Lame jobs are bet­ter than no jobs

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As un­em­ploy­ment be­comes a lead­ing cause for fi­nan­cial con­cern among a ma­jor­ity of house­holds, fresh grad­u­ates in­creas­ingly pre­fer lame jobs over no jobs at all.

Odd or lame jobs can of­fer a full gamut of op­por­tu­ni­ties for fresh en­trants. Un­for­tu­nately, in Pak­istan the area of odd jobs is not well de­signed to be treated or ac­cepted ap­pro­pri­ately. In­ter­est­ingly, with en­ter­prises tak­ing a unique shift in work mode, there is no scarcity of jobs, but the of­fered po­si­tions are at times too lame for the new grad­u­ate who is pas­sion­ate about a ca­reer ahead.

But, as job of­fers be­come more fre­quent, it raises a ques­tion for the can­di­date: should the sub- op­ti­mal of­fer be taken, or should he hold out for some­thing bet­ter? Also, the me­dian start­ing salary in such cases is found be­low ac­cept­abil­ity.

In the West, there are plenty of jobs for el­der care and babysit­ting too. While there is no trend of such jobs in Pak­istan,, the job­less youth find it hard to ac­cept lame jobs, par­tic­u­larly af­ter ac­quir­ing a de­gree.

But ac­cord­ing to ca­reer ex­perts, fresh grad­u­ates should start work­ing as soon as pos­si­ble, no mat­ter how un­favourable the job mar­ket is. As one ex­pert ex­plains, “All you can re­ally ask of your­self in a first job - sub­op­ti­mal or oth­er­wise - is the op­por­tu­nity to learn trans­ferrable skills.”

This sim­ply im­plies that lame jobs are not any­more re­garded as lame in the mod­ern mar­ket sce­nario. Says the ca­reer ex­pert, “If you’re wait­ress­ing, learn how you can in­crease your tabs. If you’re tu­tor­ing, you can gain know- how on cus­tomer re­la­tions and bring­ing in new prospects. If you’re in an of­fice job - even if not in your pre­ferred field or com­pany - you can sur­vey what other types of jobs seem in­ter­est­ing to you, and par­tic­i­pate in vol­un­teer ini­tia­tives your com­pany might spon­sor to meet new peo­ple. You can par­tic­i­pate in con­fer­ences and net­work with peo­ple who can help you find job leads in the fu­ture.”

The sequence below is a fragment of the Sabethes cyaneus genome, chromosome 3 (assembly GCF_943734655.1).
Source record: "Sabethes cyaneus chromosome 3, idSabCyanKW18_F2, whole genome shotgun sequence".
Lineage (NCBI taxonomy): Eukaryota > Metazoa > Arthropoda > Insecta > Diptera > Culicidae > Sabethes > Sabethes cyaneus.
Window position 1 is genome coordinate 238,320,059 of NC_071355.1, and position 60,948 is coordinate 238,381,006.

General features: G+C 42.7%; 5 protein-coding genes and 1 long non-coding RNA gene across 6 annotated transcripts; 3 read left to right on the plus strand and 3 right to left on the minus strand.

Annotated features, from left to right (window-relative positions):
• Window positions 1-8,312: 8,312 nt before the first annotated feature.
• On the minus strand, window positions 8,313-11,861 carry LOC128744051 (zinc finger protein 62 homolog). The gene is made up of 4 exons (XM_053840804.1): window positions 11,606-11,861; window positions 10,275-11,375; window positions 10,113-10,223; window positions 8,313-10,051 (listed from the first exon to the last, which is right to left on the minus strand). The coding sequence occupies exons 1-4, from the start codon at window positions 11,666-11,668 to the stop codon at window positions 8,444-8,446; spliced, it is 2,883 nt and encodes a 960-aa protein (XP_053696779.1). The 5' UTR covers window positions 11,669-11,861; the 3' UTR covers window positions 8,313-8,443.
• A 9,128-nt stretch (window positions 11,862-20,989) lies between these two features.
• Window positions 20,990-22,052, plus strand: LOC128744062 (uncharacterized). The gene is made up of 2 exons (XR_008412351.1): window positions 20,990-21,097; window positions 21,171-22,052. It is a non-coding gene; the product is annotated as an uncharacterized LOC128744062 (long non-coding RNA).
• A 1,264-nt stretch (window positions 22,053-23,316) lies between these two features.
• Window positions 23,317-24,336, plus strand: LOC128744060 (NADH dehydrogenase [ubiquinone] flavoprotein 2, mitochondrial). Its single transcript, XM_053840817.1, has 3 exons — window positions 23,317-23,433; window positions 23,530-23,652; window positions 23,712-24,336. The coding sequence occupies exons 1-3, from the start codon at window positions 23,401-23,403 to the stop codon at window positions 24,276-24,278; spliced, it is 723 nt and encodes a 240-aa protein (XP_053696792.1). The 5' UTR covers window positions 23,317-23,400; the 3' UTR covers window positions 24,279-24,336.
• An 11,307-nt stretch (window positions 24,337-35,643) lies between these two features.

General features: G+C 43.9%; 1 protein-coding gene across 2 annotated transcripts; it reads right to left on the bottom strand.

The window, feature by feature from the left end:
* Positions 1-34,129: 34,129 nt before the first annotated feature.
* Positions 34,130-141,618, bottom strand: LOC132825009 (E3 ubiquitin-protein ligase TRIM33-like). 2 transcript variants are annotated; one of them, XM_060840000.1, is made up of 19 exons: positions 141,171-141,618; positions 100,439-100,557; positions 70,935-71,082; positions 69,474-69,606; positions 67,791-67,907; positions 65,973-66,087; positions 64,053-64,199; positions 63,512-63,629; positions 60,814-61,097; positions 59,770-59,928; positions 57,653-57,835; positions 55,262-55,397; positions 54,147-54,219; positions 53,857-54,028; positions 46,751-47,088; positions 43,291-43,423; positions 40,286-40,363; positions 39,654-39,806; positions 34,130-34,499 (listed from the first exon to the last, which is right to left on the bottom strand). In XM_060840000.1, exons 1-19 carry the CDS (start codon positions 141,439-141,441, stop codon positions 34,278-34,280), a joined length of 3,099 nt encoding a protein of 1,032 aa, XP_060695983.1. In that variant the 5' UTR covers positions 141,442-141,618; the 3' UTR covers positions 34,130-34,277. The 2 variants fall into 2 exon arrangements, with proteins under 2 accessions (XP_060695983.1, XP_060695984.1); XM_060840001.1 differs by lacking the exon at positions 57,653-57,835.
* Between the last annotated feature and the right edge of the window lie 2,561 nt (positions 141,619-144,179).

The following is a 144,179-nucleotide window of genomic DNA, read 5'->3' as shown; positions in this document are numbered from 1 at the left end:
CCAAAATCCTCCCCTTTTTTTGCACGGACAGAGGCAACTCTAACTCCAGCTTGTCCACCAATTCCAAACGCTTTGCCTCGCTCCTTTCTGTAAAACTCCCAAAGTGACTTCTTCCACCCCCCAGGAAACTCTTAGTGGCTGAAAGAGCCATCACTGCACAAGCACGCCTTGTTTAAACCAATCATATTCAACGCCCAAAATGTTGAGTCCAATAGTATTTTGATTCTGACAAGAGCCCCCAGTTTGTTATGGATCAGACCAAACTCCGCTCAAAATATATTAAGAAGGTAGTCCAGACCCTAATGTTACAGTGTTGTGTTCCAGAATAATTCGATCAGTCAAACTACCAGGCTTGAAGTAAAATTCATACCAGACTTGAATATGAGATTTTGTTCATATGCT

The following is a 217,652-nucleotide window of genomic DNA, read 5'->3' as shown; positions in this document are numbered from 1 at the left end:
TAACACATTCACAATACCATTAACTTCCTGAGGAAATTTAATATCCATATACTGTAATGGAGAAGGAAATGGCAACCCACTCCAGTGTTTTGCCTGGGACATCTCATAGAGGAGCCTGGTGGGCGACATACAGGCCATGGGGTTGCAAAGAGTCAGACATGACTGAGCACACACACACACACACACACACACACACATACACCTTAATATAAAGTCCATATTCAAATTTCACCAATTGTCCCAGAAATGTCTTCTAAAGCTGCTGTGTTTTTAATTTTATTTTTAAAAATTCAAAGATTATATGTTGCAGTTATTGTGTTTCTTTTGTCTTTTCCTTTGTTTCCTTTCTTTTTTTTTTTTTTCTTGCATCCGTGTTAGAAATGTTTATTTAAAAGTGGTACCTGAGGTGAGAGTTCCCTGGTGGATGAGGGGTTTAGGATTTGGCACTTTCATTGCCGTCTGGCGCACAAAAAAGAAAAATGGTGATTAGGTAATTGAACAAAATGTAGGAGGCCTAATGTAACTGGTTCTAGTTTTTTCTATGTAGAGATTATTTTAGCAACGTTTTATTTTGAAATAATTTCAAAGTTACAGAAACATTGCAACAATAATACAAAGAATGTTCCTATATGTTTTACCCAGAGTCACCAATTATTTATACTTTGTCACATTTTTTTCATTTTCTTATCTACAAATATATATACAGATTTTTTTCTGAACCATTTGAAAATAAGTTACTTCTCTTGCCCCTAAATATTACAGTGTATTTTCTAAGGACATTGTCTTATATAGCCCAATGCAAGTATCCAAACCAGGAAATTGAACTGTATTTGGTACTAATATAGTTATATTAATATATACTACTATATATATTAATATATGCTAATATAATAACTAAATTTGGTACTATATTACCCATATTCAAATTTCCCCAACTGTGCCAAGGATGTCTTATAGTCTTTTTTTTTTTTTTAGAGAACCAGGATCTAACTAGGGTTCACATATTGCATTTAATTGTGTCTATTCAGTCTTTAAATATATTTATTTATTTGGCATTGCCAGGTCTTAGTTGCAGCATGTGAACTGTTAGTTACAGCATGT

In­ter­est­ingly, lame jobs do not lower the pro­file of the can­di­date but in­di­cate a level of ini­tia­tive po­ten­tial. Like the western grad­u­ates, there should be a sim­i­lar cul­ture in Pak­istan, where still study­ing or fresh grad­u­ates should be ready to take up a chal­lenge in a way they have never been chal­lenged in a class­room.

Par­tic­u­larly, in dis­ap­point­ing job hunt­ing cir­cum­stances, lame jobs help in pro­vid­ing a grace pe­riod. This is be­cause any pe­riod longer than six months of job­less­ness is ques­tioned by the em­ployer that ‘ why the can­di­date did not take any­thing?’

Thus, there can be few sug­ges­tions for the job­less youth about which ar­eas can be pur­sued. Stock work in the lo­cal con­ve­nience stores can be a good op­tion, while this may seem to be a more hard labour type of odd job, it is ac­tu­ally a great way to get some ex­er­cise, in­ter­act with peo­ple in the com­mu­nity, and keep one­self free from bore­dom at home.

News­pa­per de­liv­ery routes are an­other great way to make money while un­em­ployed. In many cases, pa­per de­liv­ery routes re­quire that you carry auto in­sur­ance and work dur­ing the late hours or early morn­ing hours, but it will def­i­nitely leave some ex­tra cash in hand. And, fi­nally, liv­ing in or near a ru­ral area may help in con­tact­ing lo­cal farm­ers and agri­cul­ture work­ers about sea­sonal odd jobs. Do­ing jobs like har­vest­ing of veg­eta­bles, can help in earn­ing some cash as a day labourer and also gives the ex­er­cise and ex­po­sure to the out­doors that may even pre­vent men­tal health com­pli­ca­tions.

While un­em­ployed, con­sid­er­ing odd jobs is a great way to earn some money and opens up op­por­tu­ni­ties to get in­volved in new ca­reers and ex­pose to new peo­ple and new en­vi­ron­ments. The cor­po­rate sec­tor of Pak­istan should be ac­cept­ing to­wards lame job back­grounds.

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